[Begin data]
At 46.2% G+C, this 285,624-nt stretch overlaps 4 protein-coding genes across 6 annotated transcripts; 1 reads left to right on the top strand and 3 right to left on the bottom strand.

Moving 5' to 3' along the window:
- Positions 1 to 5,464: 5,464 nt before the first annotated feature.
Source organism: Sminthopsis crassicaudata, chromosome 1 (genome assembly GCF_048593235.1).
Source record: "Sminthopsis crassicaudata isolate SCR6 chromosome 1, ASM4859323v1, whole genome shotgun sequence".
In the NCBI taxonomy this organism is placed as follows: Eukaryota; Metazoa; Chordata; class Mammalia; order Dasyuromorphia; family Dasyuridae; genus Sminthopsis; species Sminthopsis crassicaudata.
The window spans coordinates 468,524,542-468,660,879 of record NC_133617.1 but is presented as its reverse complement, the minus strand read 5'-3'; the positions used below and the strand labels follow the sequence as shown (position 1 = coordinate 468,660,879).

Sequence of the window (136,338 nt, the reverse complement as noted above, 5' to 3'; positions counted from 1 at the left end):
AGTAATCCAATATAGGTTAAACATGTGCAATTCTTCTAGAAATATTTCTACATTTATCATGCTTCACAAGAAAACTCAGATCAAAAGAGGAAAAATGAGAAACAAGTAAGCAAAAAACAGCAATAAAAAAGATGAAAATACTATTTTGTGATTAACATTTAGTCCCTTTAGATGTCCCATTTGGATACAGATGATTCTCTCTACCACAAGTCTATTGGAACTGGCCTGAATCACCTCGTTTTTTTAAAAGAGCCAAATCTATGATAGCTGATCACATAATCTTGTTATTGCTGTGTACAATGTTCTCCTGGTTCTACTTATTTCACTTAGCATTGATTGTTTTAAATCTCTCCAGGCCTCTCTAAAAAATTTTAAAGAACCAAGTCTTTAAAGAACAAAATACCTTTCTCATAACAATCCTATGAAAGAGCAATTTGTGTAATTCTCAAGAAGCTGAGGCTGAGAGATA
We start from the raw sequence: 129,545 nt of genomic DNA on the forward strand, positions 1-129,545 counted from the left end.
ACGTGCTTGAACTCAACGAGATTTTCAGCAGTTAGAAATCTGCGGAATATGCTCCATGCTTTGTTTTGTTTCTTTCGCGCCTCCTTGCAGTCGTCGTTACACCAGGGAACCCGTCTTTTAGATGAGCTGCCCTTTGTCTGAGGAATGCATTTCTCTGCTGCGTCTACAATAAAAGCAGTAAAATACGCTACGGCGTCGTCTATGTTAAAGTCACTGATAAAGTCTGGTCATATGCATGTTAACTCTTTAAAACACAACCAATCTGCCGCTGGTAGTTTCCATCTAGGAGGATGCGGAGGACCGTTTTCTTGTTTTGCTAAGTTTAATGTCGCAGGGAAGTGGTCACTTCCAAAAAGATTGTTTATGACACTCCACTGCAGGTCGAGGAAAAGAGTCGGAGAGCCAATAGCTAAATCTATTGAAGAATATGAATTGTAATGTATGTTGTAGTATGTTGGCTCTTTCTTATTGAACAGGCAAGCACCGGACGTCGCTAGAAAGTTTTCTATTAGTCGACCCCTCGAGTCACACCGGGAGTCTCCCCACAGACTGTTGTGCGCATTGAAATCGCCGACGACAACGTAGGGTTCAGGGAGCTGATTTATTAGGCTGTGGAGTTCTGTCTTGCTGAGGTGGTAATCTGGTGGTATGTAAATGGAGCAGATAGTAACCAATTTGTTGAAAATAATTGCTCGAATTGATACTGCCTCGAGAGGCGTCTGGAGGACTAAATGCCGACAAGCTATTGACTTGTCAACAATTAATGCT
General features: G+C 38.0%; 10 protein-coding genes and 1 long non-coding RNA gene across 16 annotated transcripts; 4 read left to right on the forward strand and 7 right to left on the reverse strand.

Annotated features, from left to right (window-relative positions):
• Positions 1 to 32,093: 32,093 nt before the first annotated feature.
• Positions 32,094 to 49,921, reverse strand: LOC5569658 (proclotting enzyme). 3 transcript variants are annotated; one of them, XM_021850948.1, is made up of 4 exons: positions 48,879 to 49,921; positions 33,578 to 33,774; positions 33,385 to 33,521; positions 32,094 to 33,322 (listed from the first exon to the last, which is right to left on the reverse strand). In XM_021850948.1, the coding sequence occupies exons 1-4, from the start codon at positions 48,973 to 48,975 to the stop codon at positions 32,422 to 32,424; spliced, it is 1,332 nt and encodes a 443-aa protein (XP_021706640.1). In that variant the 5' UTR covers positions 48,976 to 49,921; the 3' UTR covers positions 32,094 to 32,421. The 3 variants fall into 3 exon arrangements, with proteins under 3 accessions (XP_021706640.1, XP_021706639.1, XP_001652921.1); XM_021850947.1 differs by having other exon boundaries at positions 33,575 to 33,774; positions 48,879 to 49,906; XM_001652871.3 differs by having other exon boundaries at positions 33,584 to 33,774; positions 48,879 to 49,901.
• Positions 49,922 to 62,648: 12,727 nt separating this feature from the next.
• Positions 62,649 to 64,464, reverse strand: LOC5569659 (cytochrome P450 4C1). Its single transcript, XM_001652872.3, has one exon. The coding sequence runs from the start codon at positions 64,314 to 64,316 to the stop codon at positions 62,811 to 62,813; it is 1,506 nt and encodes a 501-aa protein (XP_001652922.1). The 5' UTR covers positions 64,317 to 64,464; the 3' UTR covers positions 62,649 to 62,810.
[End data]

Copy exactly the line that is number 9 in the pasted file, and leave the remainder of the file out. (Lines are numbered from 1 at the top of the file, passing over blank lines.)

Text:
AGTAATCCAATATAGGTTAAACATGTGCAATTCTTCTAGAAATATTTCTACATTTATCATGCTTCACAAGAAAACTCAGATCAAAAGAGGAAAAATGAGAAACAAGTAAGCAAAAAACAGCAATAAAAAAGATGAAAATACTATTTTGTGATTAACATTTAGTCCCTTTAGATGTCCCATTTGGATACAGATGATTCTCTCTACCACAAGTCTATTGGAACTGGCCTGAATCACCTCGTTTTTTTAAAAGAGCCAAATCTATGATAGCTGATCACATAATCTTGTTATTGCTGTGTACAATGTTCTCCTGGTTCTACTTATTTCACTTAGCATTGATTGTTTTAAATCTCTCCAGGCCTCTCTAAAAAATTTTAAAGAACCAAGTCTTTAAAGAACAAAATACCTTTCTCATAACAATCCTATGAAAGAGCAATTTGTGTAATTCTCAAGAAGCTGAGGCTGAGAGATA